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I need to know what...

Tax means the income tax payable under this Ordinance and includes any additional tax, excess profit tax, penalty, interest, fee or other charges leviable or payable under this Ordinance

...means in terms of reference and congent excerpt since I am going to use it in income tax court?

What does it mean as in the the left or right diagram(set/venn diagram) of the attached image- left diagram or the right one?

  1. Left diagram: "tax" and "income tax" are same entity.
  2. Right diagram: "tax" and "income tax" are different entity where "tax" contains "income tax" along with others.

** I want to prove in court that the right side diagram is the true meaning of section 2(62)- is it possible?**

N.B. I am referring to section 2(62) of this tax law http://bdlaws.minlaw.gov.bd/act-672.html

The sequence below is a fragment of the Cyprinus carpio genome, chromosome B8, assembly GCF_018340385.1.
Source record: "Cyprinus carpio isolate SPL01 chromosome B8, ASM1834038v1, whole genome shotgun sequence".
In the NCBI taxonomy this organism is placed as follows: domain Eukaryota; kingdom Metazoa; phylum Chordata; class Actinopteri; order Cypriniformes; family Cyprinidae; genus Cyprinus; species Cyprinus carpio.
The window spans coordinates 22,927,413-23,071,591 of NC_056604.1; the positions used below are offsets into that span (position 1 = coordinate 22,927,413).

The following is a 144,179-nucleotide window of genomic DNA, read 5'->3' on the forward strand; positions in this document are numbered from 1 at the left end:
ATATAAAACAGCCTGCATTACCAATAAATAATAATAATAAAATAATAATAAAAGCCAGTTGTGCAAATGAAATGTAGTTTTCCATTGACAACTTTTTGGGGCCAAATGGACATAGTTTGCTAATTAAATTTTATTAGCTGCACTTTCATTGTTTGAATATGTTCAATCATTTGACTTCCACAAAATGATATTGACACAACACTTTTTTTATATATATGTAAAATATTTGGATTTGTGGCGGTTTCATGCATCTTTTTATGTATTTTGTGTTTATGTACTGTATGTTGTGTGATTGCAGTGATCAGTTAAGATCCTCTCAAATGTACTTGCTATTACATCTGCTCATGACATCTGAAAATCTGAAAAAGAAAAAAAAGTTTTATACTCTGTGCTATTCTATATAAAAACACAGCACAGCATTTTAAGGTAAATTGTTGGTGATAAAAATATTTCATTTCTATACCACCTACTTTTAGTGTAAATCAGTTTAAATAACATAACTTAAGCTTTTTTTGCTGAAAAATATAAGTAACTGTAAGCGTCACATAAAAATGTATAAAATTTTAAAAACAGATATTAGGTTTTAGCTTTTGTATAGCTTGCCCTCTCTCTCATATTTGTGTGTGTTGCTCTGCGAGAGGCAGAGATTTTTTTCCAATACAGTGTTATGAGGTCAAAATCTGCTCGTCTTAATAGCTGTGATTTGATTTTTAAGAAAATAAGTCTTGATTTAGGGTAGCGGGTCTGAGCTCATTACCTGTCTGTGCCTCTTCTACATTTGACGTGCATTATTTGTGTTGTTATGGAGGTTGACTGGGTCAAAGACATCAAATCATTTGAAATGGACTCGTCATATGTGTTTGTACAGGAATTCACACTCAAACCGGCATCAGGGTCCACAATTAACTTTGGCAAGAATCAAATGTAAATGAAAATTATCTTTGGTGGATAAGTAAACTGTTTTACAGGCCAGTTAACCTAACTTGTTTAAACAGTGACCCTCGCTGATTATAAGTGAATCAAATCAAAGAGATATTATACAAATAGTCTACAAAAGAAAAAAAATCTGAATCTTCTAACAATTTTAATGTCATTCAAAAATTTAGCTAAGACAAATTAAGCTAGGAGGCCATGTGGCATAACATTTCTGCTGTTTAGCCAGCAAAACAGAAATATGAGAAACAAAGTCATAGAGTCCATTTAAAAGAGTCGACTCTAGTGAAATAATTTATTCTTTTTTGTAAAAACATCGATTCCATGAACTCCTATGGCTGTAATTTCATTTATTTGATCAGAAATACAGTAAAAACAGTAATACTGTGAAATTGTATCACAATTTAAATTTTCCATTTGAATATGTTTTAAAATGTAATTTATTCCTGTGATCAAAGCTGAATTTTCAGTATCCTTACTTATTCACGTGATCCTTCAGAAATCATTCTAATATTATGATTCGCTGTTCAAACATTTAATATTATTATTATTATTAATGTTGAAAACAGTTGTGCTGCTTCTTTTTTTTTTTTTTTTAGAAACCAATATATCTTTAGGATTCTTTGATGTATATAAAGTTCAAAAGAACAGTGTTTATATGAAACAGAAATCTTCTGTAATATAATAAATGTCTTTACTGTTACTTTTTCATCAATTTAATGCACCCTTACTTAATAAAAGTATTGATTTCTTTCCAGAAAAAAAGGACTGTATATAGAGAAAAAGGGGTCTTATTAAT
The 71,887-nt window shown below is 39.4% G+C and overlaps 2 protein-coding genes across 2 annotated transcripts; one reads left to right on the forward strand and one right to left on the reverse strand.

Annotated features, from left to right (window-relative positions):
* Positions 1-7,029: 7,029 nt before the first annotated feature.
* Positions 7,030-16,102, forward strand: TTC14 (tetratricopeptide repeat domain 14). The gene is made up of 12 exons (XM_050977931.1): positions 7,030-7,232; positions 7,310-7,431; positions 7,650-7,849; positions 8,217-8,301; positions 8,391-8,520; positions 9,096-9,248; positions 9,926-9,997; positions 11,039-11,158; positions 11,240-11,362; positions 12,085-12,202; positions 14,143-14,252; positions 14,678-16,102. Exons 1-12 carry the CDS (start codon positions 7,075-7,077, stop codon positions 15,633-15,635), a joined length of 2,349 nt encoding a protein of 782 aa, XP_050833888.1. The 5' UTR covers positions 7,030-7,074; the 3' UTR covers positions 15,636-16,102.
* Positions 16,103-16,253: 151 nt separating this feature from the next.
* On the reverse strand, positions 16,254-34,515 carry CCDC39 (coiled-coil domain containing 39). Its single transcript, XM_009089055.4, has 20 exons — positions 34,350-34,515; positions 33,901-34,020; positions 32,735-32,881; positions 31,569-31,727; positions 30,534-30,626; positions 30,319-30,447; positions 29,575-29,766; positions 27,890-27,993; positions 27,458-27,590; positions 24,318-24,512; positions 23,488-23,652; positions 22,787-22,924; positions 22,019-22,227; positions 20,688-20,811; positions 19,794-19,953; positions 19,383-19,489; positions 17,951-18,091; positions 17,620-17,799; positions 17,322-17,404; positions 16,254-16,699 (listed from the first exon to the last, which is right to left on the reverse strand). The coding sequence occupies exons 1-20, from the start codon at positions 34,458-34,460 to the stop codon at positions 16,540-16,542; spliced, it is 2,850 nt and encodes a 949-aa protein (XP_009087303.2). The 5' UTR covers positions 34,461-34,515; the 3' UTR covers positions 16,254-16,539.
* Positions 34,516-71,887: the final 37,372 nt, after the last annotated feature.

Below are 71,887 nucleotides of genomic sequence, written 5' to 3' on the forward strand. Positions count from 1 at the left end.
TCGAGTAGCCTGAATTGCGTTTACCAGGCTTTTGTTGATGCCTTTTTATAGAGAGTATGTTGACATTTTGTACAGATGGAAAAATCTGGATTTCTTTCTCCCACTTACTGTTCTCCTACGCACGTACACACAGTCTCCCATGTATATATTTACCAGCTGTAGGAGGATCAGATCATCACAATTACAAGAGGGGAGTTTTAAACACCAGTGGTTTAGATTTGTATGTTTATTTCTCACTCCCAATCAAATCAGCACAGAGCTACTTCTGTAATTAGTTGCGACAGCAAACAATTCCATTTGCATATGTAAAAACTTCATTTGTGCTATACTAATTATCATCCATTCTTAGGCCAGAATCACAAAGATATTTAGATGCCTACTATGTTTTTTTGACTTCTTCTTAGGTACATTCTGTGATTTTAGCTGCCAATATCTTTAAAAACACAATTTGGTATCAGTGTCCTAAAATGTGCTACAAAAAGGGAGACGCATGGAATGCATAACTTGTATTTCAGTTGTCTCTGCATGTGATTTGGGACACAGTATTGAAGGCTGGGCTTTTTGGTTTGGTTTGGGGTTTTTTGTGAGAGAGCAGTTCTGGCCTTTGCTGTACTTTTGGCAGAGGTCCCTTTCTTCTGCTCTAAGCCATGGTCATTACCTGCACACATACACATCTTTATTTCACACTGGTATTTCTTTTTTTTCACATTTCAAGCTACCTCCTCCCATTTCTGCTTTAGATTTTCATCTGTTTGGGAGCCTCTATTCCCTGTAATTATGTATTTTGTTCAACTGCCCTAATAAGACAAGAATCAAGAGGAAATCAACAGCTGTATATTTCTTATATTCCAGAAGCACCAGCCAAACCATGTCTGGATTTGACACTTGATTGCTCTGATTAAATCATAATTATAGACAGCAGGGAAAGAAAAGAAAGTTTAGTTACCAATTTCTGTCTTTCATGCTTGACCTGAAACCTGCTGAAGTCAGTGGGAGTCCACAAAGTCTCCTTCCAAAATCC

diagram

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  • Where are the diagrams from and how do they relate to the cited Ordinance?
    – Rick
    Aug 11 at 8:40
  • @Rock Ape these two diagrams are drawn based on the meaning of the quoted wordings in the question, i.e. section 2(62) of Income Tax Ordinance 1984.
    – SIslam
    Aug 11 at 13:02
  • You need to consult a licensed professional acquainted with the tax law you are referring to here. It is perilous in the extreme to expose yourself to legal penalties based on random internet posters' unschooled opinions.
    – tchrist
    Aug 11 at 13:40
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You’ll need to check with a tax professional regarding statutory interpretations of the quote, so this answer is not intended to help with your court case. This answer just deals with the quote as a piece of conversational English.